This is an article from the Law Offices of Cheryl David (https://cheryldavid.com/) in Greensboro, North Carolina, that we thought others may find helpful.
You want to be wise about investing your new inheritance. After all, it’s a windfall and you may be thinking about putting it into taxable accounts or property assets, so take a step back to consider some tips on what to do.
There’s a difference between estate taxes and inheritance taxes. Thanks to the new tax law, only the very wealthy are at risk when it comes to the federal estate tax. However, several states also levy estate taxes and the thresholds may be much lower than with the feds. Executors usually remit any estate tax before you get your part of it.
A handful of states have inheritance taxes, which are on each individual heir, rather than the estate as a whole. However, you may avoid these in some instances if you are a close relative of the deceased.
Watch out for pitfalls
People often think of inheritances as found money and put them in a different mental category than they place regular income. You may find yourself in a “failure to save” situation: Your cash balance spikes and so you spend a little on splurges instead of considering the fine long-term savings habits you had before the inheritance.
Or you could easily get into bad spending behaviors — you may overextend yourself, perhaps using the money for a down payment on a bigger house, thereby expanding your monthly expenses by assuming higher property taxes, home maintenance costs, homeowner’s insurance and monthly utilities — all while your income remains the same.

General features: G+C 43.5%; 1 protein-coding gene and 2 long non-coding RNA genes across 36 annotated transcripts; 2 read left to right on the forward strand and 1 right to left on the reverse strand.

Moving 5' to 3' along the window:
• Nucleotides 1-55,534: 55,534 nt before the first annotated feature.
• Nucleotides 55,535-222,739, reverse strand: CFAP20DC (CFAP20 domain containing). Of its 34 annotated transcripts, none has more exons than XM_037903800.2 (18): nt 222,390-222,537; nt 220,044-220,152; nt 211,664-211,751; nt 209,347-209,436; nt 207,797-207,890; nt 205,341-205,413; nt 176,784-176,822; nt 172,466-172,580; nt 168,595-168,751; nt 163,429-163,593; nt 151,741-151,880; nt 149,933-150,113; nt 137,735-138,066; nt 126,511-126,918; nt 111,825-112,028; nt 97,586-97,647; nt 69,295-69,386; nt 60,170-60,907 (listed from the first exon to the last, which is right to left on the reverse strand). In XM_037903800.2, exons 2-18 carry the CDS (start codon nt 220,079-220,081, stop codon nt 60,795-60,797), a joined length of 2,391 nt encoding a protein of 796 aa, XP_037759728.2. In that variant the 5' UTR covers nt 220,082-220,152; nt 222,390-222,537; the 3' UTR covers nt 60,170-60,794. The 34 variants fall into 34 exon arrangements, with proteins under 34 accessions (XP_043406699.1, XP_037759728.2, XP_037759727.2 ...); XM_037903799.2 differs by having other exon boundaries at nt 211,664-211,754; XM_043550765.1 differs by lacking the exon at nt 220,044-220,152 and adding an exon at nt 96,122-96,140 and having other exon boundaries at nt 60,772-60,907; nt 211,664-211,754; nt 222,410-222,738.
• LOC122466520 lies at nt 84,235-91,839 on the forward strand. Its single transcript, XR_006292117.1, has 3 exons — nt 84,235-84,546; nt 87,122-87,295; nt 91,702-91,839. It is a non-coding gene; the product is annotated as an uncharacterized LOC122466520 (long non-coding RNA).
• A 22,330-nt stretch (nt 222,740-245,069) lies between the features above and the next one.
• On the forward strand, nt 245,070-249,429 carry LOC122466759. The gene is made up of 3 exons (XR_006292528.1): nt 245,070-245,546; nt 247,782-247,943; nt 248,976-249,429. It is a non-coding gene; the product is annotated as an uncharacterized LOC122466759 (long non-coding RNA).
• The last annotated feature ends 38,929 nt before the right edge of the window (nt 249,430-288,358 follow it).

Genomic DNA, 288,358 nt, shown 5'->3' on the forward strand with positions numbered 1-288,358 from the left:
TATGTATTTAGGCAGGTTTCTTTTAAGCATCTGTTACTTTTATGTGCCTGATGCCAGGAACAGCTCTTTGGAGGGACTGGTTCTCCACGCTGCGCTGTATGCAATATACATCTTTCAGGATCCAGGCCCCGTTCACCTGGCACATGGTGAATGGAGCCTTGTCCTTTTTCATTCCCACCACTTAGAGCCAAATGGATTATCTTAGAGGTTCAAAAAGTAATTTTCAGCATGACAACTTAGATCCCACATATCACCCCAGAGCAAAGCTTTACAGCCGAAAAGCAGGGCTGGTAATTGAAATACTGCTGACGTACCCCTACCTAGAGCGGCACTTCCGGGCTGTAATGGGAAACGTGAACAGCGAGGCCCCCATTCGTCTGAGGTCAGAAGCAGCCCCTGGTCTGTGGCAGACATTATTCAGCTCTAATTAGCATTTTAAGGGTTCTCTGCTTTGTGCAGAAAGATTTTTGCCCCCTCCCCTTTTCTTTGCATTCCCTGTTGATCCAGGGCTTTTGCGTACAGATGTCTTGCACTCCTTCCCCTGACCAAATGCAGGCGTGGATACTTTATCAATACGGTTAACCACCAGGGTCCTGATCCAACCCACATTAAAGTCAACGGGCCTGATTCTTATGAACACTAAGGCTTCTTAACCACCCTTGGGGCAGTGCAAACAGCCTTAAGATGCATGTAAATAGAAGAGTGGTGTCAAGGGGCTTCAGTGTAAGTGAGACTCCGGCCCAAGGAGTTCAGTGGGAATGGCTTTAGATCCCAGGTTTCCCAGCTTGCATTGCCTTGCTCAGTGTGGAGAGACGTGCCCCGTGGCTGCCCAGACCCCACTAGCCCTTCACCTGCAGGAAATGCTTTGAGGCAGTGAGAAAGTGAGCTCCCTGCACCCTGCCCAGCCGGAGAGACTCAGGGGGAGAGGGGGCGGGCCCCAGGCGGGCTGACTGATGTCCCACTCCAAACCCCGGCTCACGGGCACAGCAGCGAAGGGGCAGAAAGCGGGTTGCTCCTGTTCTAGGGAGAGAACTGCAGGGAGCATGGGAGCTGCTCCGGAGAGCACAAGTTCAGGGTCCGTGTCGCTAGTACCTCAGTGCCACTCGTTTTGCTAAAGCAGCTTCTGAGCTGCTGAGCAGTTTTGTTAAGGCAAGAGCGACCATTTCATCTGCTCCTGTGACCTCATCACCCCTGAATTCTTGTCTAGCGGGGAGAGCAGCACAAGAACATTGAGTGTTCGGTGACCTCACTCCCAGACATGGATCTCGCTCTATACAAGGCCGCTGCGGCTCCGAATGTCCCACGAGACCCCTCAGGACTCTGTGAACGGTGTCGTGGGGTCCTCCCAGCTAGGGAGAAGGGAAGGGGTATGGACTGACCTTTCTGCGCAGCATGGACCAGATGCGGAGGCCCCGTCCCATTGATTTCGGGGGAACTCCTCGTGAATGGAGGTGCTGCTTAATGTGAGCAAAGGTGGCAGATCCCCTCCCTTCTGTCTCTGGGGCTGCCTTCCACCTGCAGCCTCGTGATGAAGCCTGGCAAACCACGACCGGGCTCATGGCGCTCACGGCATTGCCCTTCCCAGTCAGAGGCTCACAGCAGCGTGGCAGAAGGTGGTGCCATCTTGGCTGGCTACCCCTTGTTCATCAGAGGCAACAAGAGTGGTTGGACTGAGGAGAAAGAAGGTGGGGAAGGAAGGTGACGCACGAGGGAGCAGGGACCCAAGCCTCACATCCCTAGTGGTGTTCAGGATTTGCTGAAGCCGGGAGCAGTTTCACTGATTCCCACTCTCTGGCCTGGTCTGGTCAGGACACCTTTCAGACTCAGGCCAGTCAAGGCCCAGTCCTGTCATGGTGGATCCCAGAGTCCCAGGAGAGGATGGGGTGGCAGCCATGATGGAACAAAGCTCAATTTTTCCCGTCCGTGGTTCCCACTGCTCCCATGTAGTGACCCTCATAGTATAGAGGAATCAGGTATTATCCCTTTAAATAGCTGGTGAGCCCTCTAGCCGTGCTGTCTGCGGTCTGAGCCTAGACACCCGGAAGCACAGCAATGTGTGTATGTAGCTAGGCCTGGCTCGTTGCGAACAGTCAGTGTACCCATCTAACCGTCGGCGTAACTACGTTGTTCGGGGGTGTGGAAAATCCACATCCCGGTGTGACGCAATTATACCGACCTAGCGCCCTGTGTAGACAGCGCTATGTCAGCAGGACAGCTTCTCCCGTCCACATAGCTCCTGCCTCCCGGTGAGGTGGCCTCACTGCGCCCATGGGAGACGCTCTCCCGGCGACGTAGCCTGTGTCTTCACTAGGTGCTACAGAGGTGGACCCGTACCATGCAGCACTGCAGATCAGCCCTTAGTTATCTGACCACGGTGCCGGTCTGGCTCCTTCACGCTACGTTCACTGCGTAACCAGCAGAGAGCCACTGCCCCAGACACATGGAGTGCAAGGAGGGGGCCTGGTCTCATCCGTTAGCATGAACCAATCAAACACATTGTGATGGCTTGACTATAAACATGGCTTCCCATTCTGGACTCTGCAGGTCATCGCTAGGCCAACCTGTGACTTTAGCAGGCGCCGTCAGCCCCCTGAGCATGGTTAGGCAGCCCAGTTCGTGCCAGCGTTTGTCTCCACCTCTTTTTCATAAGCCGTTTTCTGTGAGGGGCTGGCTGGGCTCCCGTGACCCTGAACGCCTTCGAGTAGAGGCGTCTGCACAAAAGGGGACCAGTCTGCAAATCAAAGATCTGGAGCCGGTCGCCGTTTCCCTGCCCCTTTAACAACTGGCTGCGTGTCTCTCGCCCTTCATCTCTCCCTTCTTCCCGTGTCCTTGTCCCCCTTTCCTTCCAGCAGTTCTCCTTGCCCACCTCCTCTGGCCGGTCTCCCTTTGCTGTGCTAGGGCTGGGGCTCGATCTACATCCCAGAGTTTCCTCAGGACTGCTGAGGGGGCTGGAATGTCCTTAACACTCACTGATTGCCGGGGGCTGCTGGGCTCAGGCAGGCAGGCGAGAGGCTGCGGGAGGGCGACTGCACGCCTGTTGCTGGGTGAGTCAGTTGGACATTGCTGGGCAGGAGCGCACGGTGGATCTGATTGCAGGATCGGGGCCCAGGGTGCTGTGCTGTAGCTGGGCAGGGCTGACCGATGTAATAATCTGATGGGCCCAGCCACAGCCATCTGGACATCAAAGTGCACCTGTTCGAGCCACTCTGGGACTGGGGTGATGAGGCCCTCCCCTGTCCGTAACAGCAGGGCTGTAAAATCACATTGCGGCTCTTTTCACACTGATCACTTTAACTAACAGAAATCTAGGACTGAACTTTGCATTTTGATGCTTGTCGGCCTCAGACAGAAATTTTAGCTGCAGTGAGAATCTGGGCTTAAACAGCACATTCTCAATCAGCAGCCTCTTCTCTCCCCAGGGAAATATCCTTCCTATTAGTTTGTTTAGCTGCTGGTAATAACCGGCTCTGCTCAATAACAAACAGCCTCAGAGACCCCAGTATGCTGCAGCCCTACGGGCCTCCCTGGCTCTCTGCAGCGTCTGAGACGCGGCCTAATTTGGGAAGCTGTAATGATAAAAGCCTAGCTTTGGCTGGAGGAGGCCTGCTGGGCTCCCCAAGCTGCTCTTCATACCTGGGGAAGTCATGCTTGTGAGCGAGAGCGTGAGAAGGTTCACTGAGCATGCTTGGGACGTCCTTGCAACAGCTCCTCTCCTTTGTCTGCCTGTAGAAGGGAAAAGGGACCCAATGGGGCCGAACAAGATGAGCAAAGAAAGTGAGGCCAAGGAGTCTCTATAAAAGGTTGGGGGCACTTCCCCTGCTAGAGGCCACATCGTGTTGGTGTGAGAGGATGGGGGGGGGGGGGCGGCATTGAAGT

Consider your financial goals
Put your assets to work. Look seriously at your short- and long-term goals. With goal-based investing, you match your time horizon to your asset allocation, taking on the appropriate amount of risk.
- Short-term goals are suited to less volatile assets — bonds, for example.
- Long-term goals are better suited to riskier allocations with potentially greater returns.
- A goal may be to shore up your emergency fund — to have an adequate safety net.
- You may want to pay down debts and loans, pay off a mortgage, or refinance to a better rate. (Keep in mind that you should consider tax benefits from mortgage interest.)
- You want your money to work harder for you, in a diversified portfolio with a higher expected rate of return.
If you want to use your inheritance for a major purchase such as a house, consider what your normal income allows in terms of ongoing monthly expenses.
Don’t forget your retirement accounts, either. Contribute the maximum allowable amount to retirement accounts for the year. The numbers can be small compared to your overall inheritance, but retirement plans come with tax benefits. With an employee-sponsored plan such as a 401(k), you are limited to contributing from your salary, so increase your contributions to the limit.
Put your inheritance to work on your goals, avoid spending it on splurges, and be mindful to maintain your savings habits. Be sure to work with professionals who can guide you in meeting your financial goals every step of the way.
- Navigating Medicaid Eligibility for Seniors in Arkansas - September 19, 2023
- The Wonder of Wills - August 3, 2023
- What Bruce Willis Can Teach Us About Incapacity Planning - April 1, 2023